The Record of Experience speaks volumes about the knowledge base of the company. Obviously, the more pools a company has built, the more experience they have. But it is also important to look at the different types of pools that a company has built. Not all pool builders build all pools, and sometimes for good reason. For example, Company ABC may be an advocate for cast-in-place pools through their limited knowledge and experience; they know how to build them, but nothing else. Concrete pools are really good and are considered the gold standard in the industry, however, there are times when another type of pool is more appropriate than a concrete pool. If the pool is going on the top floor of a high rise, weight may be a limiting parameter. It is important to find a builder who has the experience to recognize and understand your options and what best suits your needs. Ask your potential builders for their list of projects (current and complete) and also for a list of references. If the record of experience is small or limited in scope, you may want to look a little deeper into the company. If the reference list seems small compared to the record of experience, it should raise a red flag! A good contractor doesn’t maintain a specific reference list…every single client should be a reference.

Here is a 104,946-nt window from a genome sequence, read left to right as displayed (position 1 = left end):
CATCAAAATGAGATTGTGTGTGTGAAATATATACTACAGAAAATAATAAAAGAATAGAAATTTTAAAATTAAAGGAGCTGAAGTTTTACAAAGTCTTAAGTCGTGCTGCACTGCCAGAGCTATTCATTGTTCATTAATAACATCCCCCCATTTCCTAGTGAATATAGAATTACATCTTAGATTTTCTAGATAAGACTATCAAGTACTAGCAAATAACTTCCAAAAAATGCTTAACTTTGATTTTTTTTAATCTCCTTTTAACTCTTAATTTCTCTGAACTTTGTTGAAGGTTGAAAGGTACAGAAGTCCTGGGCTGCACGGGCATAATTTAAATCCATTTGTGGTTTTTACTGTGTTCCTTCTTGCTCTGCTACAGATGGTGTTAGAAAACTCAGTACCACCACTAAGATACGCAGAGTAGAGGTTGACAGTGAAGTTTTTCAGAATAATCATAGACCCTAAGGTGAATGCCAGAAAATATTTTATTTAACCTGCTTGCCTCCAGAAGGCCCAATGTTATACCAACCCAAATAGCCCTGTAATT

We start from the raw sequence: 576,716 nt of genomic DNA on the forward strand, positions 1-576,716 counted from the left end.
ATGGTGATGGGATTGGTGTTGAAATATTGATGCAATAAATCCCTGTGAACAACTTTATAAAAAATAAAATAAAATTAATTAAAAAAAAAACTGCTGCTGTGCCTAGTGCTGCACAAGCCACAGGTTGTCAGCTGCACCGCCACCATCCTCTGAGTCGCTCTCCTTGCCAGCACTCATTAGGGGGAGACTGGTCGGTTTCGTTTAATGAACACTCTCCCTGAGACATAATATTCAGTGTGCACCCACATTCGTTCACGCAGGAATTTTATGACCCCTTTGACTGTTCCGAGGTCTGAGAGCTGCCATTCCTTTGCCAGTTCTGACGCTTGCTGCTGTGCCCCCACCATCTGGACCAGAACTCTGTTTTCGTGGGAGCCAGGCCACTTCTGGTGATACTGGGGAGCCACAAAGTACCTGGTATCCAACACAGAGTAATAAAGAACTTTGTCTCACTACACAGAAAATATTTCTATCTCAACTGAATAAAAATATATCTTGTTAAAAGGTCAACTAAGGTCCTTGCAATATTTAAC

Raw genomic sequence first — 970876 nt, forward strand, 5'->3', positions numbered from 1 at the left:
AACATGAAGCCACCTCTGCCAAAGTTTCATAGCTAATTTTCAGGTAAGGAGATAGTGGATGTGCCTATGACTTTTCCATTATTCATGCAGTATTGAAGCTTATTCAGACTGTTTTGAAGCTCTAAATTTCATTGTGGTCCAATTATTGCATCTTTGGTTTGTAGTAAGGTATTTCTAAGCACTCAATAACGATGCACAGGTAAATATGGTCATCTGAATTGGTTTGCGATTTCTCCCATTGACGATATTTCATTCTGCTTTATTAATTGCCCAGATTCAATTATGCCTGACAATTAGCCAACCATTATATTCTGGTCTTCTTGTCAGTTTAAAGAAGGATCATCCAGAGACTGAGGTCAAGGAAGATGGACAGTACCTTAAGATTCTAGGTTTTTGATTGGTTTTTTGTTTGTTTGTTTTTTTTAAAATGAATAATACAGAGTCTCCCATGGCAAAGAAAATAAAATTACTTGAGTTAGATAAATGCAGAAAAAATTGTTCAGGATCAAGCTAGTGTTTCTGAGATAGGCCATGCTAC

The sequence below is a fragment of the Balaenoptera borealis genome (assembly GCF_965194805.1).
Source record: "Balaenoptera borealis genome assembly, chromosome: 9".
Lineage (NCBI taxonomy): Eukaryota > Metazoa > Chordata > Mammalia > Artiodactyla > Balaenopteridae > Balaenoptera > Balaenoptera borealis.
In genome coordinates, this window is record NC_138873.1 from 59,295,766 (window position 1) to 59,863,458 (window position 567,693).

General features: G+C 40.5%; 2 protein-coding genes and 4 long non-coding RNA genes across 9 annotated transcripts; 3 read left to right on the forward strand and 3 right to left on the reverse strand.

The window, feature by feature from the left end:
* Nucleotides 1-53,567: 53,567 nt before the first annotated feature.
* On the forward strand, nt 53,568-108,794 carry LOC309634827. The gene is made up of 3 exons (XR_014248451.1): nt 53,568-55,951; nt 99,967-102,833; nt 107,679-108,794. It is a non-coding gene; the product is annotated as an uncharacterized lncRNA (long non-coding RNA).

DO THEY USE THEIR OWN FORCES?